Tricia Lynch cultivated her career in interior design from a worldly sensibility, traveling the globe with her family and living in North America, Asia, the Middle East and Europe, including her favorite homes in Rome and San Francisco. During her travels, she developed a natural love for beauty, architecture, and design. She holds an associate’s degree in interior design and has been honing her skills over a 20-year career.
Ms. Lynch moved to Southwest Florida from Kansas City in 2002. She has worked at Robb & Stucky, where she is known for her color pairings, since it opened in 2012. She says that personally, she likes spicy colors, but her work always reflects customer preferences.
Like many great designers, she believes design inspiration can often start with a single fabulous item. And she has an eye for spotting those stand-outs.
Describe your approach to interior design in five words.
Tell me what you like.
When did you know you wanted to be an interior designer?
My father’s job moved us around quite bit, and I think this is how I saw and came to appreciate all the differences in cultures and architecture. My interest in design probably started because of this, but I knew for sure that I wanted to be a designer when I was in my twenties working for The Double Tree Hotel. That’s where I realized how much I enjoyed the process of decorating, so I went back to school for my design degree.
Tell us about your most challenging project.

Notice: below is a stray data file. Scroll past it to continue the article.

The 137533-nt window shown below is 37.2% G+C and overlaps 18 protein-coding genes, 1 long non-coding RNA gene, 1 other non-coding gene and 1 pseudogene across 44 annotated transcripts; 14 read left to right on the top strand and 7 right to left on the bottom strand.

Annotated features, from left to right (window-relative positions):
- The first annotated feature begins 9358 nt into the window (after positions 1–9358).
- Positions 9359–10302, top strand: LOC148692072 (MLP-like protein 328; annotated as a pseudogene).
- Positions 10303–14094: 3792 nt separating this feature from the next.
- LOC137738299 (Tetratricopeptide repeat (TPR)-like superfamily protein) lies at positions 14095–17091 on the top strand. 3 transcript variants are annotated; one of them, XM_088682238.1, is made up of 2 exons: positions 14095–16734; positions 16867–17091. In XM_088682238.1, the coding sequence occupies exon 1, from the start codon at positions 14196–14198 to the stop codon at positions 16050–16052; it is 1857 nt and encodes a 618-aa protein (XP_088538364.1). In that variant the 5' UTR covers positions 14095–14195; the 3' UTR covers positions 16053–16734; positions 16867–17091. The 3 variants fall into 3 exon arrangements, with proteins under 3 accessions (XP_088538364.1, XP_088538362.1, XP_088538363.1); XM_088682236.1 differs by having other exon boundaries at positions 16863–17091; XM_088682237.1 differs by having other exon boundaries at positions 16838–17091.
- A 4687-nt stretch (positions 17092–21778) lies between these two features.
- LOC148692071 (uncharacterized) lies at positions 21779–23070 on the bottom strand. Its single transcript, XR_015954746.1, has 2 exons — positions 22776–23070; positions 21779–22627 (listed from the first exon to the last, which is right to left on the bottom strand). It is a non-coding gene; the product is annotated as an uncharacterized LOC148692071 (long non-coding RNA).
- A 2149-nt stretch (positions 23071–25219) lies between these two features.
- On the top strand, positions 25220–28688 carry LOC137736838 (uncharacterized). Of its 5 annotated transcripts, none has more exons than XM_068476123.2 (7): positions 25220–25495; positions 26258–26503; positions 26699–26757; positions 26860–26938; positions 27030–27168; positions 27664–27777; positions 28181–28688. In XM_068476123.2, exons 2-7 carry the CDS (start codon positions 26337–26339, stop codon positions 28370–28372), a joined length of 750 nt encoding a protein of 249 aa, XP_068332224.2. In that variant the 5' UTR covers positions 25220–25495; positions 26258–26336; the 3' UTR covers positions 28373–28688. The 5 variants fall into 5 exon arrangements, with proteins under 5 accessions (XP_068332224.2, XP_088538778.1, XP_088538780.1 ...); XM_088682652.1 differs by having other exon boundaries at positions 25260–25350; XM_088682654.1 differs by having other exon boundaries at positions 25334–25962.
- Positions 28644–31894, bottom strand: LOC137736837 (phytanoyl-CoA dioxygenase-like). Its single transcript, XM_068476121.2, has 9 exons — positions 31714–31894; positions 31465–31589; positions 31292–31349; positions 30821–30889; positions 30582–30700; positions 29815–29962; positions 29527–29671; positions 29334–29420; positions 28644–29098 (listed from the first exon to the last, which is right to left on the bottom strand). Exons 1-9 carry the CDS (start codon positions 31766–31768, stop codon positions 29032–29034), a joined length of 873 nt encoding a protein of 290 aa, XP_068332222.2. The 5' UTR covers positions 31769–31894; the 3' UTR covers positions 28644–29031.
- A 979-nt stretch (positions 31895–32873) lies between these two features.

It was an 11,000-square-foot home in Kennebunkport, Maine — which my design partner and I did almost entirely remotely, from here in Florida. It was my first major use of communication technology to complete something so substantial. The project was a huge success.
And tell us something about your favorite project.
My favorite project was right here in Naples a few years ago, working with the owner of The Inn on Fifth to update the lobby and public areas.
What is your favorite room in your home?
The master bedroom has been my favorite place since we purchased our home more than five years ago. We created a space for serenity and relaxation. It is a special place that still takes my breath away every time I open the door.
Tell us three things you consider must-haves for a great room/family room where people gather.
A comfortable place to sit, great art, and proper lighting.
Walk us through the process when you start a project with a client.
It always starts with one form of an interview or another. The client isn’t always aware of the interview happening. I am simply having a comfortable conversation where I gather ideas about the client’s tastes and what they cannot live without.
With clients who are new to SWFL, what often surprises them about making a home here?
Most of them aren’t accustomed to the design flow that is necessary from the inside of the home to the outside. Because of our wonderful weather, the interior and exterior designs are dependent upon each other.
Describe the perfect client.
This is someone who knows what they like and who welcomes my help to elevate it to the next level. It also helps when they are comfortable enough to convey what they don’t like.
Do you have design pet peeve?
When there is just too much furniture and accessories in one space.
Any words of wisdom for a young person who thinks they want to be an interior designer?
Just remember that even though it is fun, it requires the same effort as any job out there. And never forget that the ultimate goal is to make the client happy. ¦